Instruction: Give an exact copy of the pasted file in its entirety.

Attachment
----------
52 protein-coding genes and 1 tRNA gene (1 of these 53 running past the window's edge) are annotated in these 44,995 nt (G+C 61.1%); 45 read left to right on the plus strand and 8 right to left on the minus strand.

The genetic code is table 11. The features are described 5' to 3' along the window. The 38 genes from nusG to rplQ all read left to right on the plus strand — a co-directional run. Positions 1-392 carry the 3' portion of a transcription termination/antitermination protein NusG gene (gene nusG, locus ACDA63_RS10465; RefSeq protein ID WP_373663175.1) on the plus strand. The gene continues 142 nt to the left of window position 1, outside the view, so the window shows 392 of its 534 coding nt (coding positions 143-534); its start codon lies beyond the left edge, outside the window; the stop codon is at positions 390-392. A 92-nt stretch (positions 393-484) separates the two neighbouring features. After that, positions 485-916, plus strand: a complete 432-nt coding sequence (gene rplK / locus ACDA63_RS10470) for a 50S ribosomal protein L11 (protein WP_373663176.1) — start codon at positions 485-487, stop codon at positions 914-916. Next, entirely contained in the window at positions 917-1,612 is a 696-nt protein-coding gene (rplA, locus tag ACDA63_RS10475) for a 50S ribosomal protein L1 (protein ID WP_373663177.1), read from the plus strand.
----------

52 protein-coding genes and 1 tRNA gene (1 of these 53 running past the window's edge) are annotated in these 44,995 nt (G+C 61.1%); 45 read left to right on the plus strand and 8 right to left on the minus strand.

The genetic code is table 11. The features are described 5' to 3' along the window. The 38 genes from nusG to rplQ all read left to right on the plus strand — a co-directional run. Positions 1-392 carry the 3' portion of a transcription termination/antitermination protein NusG gene (gene nusG, locus ACDA63_RS10465; RefSeq protein ID WP_373663175.1) on the plus strand. The gene continues 142 nt to the left of window position 1, outside the view, so the window shows 392 of its 534 coding nt (coding positions 143-534); its start codon lies beyond the left edge, outside the window; the stop codon is at positions 390-392. A 92-nt stretch (positions 393-484) separates the two neighbouring features. After that, positions 485-916, plus strand: a complete 432-nt coding sequence (gene rplK / locus ACDA63_RS10470) for a 50S ribosomal protein L11 (protein WP_373663176.1) — start codon at positions 485-487, stop codon at positions 914-916. Next, entirely contained in the window at positions 917-1,612 is a 696-nt protein-coding gene (rplA, locus tag ACDA63_RS10475) for a 50S ribosomal protein L1 (protein ID WP_373663177.1), read from the plus strand.